Federal safety regulators want to improve the odds that occupants will survive if their car rear-ends a semi-trailer truck. To do that, the National Highway Traffic Safety Administration (NHTSA) is proposing new rules that would require stronger rear impact guards on trailers and semi-trailers.
“A key component of [the Transportation Department's] safety mission is ensuring that trucking, an essential element in our transportation system, operates not just efficiently, but safely,” U.S. Transportation Secretary Anthony Foxx said. “Today’s proposal is another important step in that effort.”
Most trailers and semitrailers are already required to have bars, known as rear impact guards, hanging down from the back of the trailer to prevent "underride" -- an inoffensive term for a terrible outcome.
When a car rear-ends a truck, there is a possibility that it will "underride" the rear of the truck, which is normally higher than the car. That can result in the occupants of the car being severely injured or killed, often through decapitation.
The current federal standard calls for rear-impact guards on trucks that can withstand a 30-mile-per-hour impact. The new standard would bump that up to 35 miles per hour. Canada already has a 35-mph standard.
“Robust trailer rear impact guards can significantly reduce the risk of death or injury to vehicle occupants in the event of a crash into the rear of a trailer or semitrailer,” said NHTSA Administrator Mark Rosekind.
NHTSA said most new trailers on the road today already meet the standard; it estimates that the annual cost of installing and maintaining the guards, including the increased fuel consumption resultiing from the bumpers' added weight, would be about $13 million.
Newer guards performing better
The Insurance Institute for Highway Safety (IIHS) has been asking NHTSA for a stronger underride standard since 2001, after testing bars on trailers built by three companies to federal standards. Cars with crash-test dummies slammed into the bars, which buckled or broke in several tests. The trailers often broke through the windshields.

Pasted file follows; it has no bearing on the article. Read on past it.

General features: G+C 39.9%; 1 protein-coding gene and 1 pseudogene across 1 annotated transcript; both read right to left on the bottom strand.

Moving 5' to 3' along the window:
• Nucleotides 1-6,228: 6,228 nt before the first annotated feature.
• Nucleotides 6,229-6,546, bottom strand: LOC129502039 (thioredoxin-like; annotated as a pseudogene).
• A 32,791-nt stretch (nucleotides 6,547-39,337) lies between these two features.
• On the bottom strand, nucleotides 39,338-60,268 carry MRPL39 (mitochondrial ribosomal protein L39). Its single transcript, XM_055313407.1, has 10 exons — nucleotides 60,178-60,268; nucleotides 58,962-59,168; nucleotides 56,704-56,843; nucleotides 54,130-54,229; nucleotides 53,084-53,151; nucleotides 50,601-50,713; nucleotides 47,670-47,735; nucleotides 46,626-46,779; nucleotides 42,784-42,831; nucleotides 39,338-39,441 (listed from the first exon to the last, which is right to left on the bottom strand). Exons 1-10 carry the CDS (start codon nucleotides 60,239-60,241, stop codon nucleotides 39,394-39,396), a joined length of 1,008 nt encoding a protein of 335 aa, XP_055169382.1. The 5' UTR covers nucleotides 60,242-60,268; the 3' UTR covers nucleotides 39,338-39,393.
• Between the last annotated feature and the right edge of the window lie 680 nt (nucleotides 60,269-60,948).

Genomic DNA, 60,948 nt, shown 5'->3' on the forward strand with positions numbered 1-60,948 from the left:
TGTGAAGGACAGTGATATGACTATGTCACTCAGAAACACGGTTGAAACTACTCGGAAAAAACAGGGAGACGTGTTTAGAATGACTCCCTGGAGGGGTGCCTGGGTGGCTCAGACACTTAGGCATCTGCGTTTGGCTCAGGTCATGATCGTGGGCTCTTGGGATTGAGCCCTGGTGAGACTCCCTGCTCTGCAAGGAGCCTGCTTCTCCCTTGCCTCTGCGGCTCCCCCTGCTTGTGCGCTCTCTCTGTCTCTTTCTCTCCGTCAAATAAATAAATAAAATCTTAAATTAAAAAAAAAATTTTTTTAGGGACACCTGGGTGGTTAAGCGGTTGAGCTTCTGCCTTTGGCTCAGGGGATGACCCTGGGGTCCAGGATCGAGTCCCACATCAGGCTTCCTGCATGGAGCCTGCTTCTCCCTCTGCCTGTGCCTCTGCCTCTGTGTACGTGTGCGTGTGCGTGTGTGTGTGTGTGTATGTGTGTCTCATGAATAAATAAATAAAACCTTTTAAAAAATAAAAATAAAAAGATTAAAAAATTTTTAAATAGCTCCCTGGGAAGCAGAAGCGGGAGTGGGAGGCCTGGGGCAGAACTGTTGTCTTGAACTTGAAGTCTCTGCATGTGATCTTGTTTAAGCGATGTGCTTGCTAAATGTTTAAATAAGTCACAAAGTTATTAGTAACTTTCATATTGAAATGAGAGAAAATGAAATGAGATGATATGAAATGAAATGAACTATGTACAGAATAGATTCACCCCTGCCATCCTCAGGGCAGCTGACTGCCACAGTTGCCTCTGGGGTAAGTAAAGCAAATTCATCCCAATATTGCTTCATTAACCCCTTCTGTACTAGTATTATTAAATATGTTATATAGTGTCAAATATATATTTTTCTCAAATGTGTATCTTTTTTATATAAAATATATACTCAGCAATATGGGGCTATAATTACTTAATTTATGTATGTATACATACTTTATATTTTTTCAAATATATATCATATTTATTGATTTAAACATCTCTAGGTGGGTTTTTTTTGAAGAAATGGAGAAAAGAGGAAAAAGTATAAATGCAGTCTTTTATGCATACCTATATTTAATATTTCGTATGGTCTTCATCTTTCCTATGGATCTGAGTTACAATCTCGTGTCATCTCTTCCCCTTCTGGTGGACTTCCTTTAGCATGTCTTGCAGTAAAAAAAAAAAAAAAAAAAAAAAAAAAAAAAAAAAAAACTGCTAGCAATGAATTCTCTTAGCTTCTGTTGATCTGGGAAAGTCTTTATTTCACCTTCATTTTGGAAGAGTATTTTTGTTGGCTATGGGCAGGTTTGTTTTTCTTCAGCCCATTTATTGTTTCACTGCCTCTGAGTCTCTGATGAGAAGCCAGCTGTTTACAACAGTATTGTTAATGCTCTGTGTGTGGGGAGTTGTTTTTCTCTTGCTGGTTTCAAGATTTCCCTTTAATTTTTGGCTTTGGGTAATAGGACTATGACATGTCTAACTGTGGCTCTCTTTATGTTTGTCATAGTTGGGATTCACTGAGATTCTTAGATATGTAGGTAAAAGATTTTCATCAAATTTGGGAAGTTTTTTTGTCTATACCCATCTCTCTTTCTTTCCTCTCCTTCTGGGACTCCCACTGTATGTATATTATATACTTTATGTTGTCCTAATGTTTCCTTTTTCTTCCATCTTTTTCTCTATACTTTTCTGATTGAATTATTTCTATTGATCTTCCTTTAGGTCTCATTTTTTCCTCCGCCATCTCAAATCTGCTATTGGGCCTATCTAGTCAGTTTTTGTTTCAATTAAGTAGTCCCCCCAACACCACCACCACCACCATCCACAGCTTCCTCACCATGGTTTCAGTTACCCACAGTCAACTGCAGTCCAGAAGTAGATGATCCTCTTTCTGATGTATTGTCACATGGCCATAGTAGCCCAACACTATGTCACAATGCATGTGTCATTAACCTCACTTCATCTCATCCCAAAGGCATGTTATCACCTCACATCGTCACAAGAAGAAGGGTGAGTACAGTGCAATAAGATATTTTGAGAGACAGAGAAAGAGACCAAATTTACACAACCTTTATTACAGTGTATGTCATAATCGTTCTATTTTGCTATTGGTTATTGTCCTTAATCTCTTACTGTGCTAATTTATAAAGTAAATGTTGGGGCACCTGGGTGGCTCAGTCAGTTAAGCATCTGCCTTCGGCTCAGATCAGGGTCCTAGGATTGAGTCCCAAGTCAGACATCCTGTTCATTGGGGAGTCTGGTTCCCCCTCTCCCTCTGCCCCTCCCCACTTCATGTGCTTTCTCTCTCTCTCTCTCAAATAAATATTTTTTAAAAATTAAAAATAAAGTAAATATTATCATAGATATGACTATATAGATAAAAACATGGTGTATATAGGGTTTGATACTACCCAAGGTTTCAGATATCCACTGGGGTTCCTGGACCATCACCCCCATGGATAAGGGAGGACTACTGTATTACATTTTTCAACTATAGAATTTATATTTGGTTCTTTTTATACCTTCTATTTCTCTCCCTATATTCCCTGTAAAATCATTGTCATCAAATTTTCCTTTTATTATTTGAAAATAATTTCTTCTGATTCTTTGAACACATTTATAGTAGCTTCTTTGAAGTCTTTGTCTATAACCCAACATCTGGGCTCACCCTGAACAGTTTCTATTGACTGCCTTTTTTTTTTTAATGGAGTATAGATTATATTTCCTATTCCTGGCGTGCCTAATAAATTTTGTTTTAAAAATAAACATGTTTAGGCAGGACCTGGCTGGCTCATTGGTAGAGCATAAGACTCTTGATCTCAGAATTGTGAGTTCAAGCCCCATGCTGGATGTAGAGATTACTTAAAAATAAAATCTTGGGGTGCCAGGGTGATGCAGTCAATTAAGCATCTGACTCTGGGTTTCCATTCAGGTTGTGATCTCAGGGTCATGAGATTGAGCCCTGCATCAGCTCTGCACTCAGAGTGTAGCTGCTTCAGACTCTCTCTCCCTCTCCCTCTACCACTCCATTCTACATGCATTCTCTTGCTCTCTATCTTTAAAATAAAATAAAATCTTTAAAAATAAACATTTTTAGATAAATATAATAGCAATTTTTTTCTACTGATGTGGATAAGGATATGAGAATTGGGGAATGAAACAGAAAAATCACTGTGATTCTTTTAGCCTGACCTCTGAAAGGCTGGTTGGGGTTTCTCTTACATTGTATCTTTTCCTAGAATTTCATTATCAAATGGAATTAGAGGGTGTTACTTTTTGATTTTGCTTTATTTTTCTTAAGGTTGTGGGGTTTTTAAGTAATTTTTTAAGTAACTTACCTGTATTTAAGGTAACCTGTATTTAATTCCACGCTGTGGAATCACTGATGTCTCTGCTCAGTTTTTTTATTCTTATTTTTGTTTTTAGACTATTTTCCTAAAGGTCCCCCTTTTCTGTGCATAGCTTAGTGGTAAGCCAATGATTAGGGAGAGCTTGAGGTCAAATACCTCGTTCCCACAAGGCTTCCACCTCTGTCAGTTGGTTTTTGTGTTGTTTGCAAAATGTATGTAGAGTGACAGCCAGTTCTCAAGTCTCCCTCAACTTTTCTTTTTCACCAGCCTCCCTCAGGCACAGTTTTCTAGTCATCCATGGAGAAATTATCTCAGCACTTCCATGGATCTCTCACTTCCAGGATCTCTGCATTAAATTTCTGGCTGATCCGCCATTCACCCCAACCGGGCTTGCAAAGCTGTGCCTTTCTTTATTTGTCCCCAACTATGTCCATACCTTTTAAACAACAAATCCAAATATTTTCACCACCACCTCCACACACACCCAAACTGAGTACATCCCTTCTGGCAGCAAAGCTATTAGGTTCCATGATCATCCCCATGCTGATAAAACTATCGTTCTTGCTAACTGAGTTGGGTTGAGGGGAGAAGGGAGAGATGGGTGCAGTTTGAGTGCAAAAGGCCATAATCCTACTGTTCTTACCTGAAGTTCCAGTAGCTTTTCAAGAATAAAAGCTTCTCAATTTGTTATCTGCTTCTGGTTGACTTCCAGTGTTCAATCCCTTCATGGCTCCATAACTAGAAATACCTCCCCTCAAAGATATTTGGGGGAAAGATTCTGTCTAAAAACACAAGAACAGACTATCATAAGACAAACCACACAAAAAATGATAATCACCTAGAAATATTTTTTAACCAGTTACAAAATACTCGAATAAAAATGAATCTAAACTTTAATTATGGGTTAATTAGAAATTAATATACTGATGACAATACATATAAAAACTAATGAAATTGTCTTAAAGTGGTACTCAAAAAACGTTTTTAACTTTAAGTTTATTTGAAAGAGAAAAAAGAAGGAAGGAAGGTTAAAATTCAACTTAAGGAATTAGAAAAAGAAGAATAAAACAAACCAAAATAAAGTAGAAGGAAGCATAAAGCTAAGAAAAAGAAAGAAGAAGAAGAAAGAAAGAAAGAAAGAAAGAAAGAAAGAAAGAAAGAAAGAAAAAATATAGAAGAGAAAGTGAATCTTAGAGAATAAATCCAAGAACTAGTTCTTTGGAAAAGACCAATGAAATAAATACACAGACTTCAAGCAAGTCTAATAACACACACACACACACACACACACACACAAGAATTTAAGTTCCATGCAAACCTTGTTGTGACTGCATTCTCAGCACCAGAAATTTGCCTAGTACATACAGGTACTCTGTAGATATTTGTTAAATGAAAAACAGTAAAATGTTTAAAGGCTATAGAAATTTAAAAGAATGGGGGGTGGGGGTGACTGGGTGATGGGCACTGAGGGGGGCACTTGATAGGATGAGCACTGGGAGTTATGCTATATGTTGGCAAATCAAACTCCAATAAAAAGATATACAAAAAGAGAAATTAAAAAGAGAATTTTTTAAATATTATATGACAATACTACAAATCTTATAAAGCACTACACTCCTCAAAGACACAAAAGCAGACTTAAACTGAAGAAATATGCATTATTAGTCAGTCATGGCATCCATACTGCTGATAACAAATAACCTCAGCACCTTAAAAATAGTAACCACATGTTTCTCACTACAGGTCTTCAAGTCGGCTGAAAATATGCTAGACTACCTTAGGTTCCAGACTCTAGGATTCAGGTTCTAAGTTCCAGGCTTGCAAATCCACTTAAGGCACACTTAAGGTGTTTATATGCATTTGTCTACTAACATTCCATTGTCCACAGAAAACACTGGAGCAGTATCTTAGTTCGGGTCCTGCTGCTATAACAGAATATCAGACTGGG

Tests the insurance institute conducted showed some trailer guards that met Canadian regulations didn’t perform well when cars crash into them at an angle, said David Zuby, chief research officer for the group. Many manufacturers already are designing guards that are stronger, he said.
However, in a 2014 report, IIHS said newer guards were performing better. The non-profit institute ran a 2010 Chevrolet Malibu into the back of a Vanguard trailer hitched to a parked rig. The car hurtled toward the trailer at 35 mph, smashing into the outer half of the trailer's rear underride guard.
"When the test was over, the Malibu ended up behind the trailer — not crushed beneath it — because the Vanguard's underride guard held up. That's important because serious injuries and death can occur," the IIHS report said.
"The Vanguard's underride guard performed great — a big improvement from our earlier tests," said Sean O'Malley, senior test coordinator for the Institute.
The trucking industry is generally supportive of the NHTSA proposal. Sean McNally of the American Trucking Association said the guards have been in use for some time.
“While we believe the best underride guard is still the one that doesn’t need to be used, ATA is optimistic this proposal will be a step forward for highway safety,” McNally said in a statement emailed to Claims Journal, an insurance industry publication.